Modi’s words at the Samavartana Utsava reminded one of Syama Prasad’s observations at the Samavartana Utsava 68 years ago. It was a call to actualise the vision of building a ‘New India’

Dr Syama Prasad Mookerjee delivered the Convocation address at Visva-Bharati, Santiniketan, on December 25, 1950 and Prime Minister Narendra Modi, as Acharya — Chancellor of the university — delivered the Convocation address at the Samavartana Utsava on May 25, 2018.

Syama Prasad’s address at Visva-Bharati articulated the vision and delineated the path that the university could tread and the direction it could impart to the educational firmament of free India. Narendra Modi’s address at the same hallowed and historic precincts of the Amrakunja — sanctified in the past by the presence of India’s civilisational stalwarts — 68 years later was a call to Visva-Bharati to rediscover its world vision, to renew its civilisational anchor through Gurudev’s vision and to commit itself to the task of building a ‘New India.’ The inauguration of Bangladesh Bhavan, the presence, for the first time at the Samavartana, of two Prime Ministers, Sheikh Hasina and Modi — binding the two countries which celebrate Tagore — exuded a deeper symbolism.

The announcement that Prime Minister Modi would be visiting Visva-Bharati for the convocation made one recall the descriptions of a cold December morning 68 years ago when the Samavartana Utsava was presided over by the ‘Vice President’ of the university, Dr Syama Prasad Mookerjee. The Visva-Bharati News of January 1951, recorded how “separate enclosures for different categories of visitors under the overhanging branches of the historic mango grove and at one end, facing the auditorium, a raised dais beautifully upholstered, with its foreground decorated with alpona designs”, were done, setting the stage “for the enactment of the most important ceremony of the year…” Pandit Kshitimohan Sen, recited the traditional Vedic verses, Syama Prasad delivered the convocation address, a masterly and yet moving articulation of Gurudev’s educational vision, the present challenges and the future possibilities and role of a university founded on a vision of education and of learning that was different because it had been conceived of and had evolved from the Bharatiya ethos and had been inspired by the Poet’s quest of recovering India’s cultural, spiritual and civilisational self.

Having spoken of Gurudev’s inspiring educational vision, his lifelong quest of trying to usher in a new educational paradigm, Syama Prasad spoke of how ‘Education wisely planned and rightly executed will ultimately be the principal factor on which the future peace, progress and happiness of the Indian people will rest.’ He reminded those gathered at the Amrakunja that primary, secondary and university education — all stages demand a balanced attention from the State and the public. Expansion and not curtailment must be our motto; preservation of equality must be our constant aim. Cultural and scientific, technical and agricultural, all represent various aspects of educational development, none of which the nation, can afford to neglect. For Syama Prasad, institutions like Visva-Bharati, had ‘a great mission to perform in building up free India.’ Listening to Prime Minister’s Modi address at the Samavartana, one instantly remembered these words of Syama Prasad Mookerjee.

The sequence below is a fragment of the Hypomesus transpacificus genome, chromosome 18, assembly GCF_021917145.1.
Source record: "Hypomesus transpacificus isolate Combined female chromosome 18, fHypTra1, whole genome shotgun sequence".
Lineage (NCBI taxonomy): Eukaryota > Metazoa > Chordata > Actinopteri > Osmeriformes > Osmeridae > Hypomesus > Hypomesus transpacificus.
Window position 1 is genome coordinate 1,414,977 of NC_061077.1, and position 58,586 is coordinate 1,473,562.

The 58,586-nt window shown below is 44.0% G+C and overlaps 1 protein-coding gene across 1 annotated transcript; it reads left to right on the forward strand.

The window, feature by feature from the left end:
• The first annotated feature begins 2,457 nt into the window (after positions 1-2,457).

Modi’s entire speech was a tribute to Gurudev’s vision. The electrifying enthusiasm among young learners when Modi entered the precincts of the Amrakunja, expressed the pan-Indian popularity that he enjoys especially among youth. Instead of delivering a staid convocation address, from a pre-determined script, Modi spoke from the heart, with emotion, with conviction, with emphasis and with reverence; these were emotions that young Bengal, despite the decades’ long suppression, can still relate to. The chants of ‘Modi, Modi, Modi’ that filled the air, the applause that portions of his speech repeatedly received all pointed at the deep chord that he had touched in the heart of young Bengal.

For the liberal fundamentalists, the self-appointed gate-keepers and high priests of Tagore’s legacy who have done little in their lifetime to stem the slide that Visva-Bharati had seen over the years, these expressions of emotion were extremely base, these, they argued, had no place in an occasion that had always followed a routine. Unfortunately, these self-appointed custodians of Tagore’s legacy have themselves fallen into a groove and have become far removed from the aspirations of Indian youth. Their interpretations and presentations of Tagore have stagnated and calcified, they have been incapable of reinventing Gurudev, allowing his legacy to be either held captive by a coterie or to be regulated according to a certain political ideology and belief, that had once denigrated and castigated Tagore and his philosophy and world view altogether.